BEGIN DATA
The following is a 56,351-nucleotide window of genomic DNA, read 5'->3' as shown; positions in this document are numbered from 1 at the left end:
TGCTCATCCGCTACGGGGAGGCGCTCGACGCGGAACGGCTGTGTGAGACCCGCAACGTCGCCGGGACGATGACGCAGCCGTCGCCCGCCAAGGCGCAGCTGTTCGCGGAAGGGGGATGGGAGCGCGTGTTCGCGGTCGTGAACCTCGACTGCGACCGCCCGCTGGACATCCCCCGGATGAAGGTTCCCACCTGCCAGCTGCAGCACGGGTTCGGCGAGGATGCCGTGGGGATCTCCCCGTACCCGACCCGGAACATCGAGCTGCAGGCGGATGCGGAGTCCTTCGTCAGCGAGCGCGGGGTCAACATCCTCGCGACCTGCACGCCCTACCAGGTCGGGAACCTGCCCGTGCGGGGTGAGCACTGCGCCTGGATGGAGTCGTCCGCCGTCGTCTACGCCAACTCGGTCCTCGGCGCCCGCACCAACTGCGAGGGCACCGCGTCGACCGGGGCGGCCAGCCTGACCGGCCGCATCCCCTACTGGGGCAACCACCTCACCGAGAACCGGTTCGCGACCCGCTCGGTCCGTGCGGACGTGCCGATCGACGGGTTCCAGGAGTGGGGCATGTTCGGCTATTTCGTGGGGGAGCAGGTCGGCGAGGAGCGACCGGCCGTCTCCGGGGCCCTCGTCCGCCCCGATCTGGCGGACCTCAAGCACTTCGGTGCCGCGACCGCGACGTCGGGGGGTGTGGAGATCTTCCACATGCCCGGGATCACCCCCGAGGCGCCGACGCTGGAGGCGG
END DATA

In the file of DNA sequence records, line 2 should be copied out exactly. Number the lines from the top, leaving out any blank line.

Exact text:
TGCTCATCCGCTACGGGGAGGCGCTCGACGCGGAACGGCTGTGTGAGACCCGCAACGTCGCCGGGACGATGACGCAGCCGTCGCCCGCCAAGGCGCAGCTGTTCGCGGAAGGGGGATGGGAGCGCGTGTTCGCGGTCGTGAACCTCGACTGCGACCGCCCGCTGGACATCCCCCGGATGAAGGTTCCCACCTGCCAGCTGCAGCACGGGTTCGGCGAGGATGCCGTGGGGATCTCCCCGTACCCGACCCGGAACATCGAGCTGCAGGCGGATGCGGAGTCCTTCGTCAGCGAGCGCGGGGTCAACATCCTCGCGACCTGCACGCCCTACCAGGTCGGGAACCTGCCCGTGCGGGGTGAGCACTGCGCCTGGATGGAGTCGTCCGCCGTCGTCTACGCCAACTCGGTCCTCGGCGCCCGCACCAACTGCGAGGGCACCGCGTCGACCGGGGCGGCCAGCCTGACCGGCCGCATCCCCTACTGGGGCAACCACCTCACCGAGAACCGGTTCGCGACCCGCTCGGTCCGTGCGGACGTGCCGATCGACGGGTTCCAGGAGTGGGGCATGTTCGGCTATTTCGTGGGGGAGCAGGTCGGCGAGGAGCGACCGGCCGTCTCCGGGGCCCTCGTCCGCCCCGATCTGGCGGACCTCAAGCACTTCGGTGCCGCGACCGCGACGTCGGGGGGTGTGGAGATCTTCCACATGCCCGGGATCACCCCCGAGGCGCCGACGCTGGAGGCGG